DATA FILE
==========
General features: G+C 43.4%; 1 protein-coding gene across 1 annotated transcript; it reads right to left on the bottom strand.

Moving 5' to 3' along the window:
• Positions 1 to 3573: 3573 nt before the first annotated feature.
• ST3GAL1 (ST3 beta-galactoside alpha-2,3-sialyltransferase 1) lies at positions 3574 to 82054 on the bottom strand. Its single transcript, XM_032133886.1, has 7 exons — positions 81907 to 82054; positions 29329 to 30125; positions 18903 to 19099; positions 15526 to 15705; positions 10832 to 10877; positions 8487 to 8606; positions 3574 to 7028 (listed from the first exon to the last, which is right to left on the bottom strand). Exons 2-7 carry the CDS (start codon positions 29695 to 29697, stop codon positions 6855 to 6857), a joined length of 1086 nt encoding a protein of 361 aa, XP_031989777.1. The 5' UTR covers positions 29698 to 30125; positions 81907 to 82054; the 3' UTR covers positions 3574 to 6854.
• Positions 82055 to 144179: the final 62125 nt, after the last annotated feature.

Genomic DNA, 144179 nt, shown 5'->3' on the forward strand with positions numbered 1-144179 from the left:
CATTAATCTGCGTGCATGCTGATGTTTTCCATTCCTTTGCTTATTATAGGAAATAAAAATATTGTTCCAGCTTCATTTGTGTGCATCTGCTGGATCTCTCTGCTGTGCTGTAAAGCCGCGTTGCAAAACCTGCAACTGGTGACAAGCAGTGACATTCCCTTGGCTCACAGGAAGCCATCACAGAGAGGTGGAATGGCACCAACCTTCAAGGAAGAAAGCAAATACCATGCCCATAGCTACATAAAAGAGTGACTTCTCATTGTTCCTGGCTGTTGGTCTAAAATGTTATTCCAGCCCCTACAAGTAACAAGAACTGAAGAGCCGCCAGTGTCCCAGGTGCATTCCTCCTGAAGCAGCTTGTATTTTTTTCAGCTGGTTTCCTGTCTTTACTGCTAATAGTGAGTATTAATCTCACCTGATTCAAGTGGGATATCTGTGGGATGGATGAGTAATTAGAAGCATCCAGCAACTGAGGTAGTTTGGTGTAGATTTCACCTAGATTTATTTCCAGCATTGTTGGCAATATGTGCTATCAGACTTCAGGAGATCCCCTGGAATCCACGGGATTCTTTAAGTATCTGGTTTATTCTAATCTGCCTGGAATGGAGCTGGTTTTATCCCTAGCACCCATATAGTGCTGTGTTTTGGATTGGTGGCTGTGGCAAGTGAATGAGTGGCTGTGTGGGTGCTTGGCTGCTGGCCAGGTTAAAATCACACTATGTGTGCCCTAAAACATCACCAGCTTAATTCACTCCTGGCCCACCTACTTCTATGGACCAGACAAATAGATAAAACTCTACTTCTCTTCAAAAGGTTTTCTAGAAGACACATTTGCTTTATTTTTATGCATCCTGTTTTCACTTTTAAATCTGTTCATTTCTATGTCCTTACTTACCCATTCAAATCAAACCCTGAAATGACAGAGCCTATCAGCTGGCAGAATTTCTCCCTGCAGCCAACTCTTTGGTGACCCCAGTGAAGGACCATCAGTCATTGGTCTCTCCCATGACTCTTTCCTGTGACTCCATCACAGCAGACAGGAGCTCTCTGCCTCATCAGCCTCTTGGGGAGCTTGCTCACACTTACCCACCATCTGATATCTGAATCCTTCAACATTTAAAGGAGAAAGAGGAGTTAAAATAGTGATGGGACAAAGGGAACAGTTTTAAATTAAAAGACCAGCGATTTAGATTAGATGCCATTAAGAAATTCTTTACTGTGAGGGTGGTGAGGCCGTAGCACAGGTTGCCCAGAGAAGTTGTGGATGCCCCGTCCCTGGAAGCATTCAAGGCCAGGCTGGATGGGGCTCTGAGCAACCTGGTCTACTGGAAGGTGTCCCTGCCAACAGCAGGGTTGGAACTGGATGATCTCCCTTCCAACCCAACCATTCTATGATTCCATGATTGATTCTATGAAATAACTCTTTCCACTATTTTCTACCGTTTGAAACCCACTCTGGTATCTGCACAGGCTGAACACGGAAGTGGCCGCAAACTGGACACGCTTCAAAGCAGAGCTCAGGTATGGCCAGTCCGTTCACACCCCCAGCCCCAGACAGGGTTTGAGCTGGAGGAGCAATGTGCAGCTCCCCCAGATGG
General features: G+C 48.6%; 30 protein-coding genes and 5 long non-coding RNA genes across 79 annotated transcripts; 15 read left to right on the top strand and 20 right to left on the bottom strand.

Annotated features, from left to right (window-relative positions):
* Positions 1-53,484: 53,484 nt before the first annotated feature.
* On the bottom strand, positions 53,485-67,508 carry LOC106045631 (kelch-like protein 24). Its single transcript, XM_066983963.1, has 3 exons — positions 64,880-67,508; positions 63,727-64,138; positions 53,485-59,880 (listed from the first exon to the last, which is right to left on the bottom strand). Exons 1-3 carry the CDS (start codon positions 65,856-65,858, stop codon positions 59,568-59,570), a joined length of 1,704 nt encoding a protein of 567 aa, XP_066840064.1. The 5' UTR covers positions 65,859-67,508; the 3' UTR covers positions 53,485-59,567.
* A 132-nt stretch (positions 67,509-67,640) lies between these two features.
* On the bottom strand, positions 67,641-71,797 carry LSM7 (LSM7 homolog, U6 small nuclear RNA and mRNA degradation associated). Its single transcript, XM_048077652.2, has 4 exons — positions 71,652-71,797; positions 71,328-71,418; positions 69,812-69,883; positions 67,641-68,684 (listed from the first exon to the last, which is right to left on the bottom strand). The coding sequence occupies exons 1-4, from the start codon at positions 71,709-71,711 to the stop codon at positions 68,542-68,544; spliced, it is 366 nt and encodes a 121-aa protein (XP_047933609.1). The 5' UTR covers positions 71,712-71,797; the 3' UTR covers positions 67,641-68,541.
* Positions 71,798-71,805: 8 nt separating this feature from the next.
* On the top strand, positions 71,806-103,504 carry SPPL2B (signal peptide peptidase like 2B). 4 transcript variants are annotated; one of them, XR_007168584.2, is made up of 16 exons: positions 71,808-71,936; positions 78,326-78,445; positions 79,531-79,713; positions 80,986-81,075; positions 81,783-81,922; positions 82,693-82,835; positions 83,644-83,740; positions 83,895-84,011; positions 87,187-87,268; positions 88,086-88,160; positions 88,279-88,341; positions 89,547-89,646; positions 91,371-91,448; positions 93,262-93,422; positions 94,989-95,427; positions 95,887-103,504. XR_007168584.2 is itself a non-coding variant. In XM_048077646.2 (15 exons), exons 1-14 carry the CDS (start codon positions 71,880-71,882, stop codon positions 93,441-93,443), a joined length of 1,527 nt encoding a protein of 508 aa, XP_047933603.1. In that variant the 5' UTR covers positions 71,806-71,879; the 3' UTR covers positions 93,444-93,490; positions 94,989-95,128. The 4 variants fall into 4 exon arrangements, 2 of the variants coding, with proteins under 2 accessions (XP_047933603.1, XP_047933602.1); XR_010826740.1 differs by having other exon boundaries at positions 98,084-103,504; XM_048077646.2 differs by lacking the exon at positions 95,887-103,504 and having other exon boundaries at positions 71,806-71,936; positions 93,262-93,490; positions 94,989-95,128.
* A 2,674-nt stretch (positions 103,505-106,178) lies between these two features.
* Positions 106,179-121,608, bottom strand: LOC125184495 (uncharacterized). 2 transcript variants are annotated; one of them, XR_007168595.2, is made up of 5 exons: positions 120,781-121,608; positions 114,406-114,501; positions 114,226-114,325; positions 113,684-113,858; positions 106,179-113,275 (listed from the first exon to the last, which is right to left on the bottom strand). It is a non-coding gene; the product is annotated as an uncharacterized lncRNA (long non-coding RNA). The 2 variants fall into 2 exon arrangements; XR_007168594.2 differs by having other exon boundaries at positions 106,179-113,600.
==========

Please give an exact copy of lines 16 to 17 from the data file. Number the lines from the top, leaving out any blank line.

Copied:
* A 2,674-nt stretch (positions 103,505-106,178) lies between these two features.
* Positions 106,179-121,608, bottom strand: LOC125184495 (uncharacterized). 2 transcript variants are annotated; one of them, XR_007168595.2, is made up of 5 exons: positions 120,781-121,608; positions 114,406-114,501; positions 114,226-114,325; positions 113,684-113,858; positions 106,179-113,275 (listed from the first exon to the last, which is right to left on the bottom strand). It is a non-coding gene; the product is annotated as an uncharacterized lncRNA (long non-coding RNA). The 2 variants fall into 2 exon arrangements; XR_007168594.2 differs by having other exon boundaries at positions 106,179-113,600.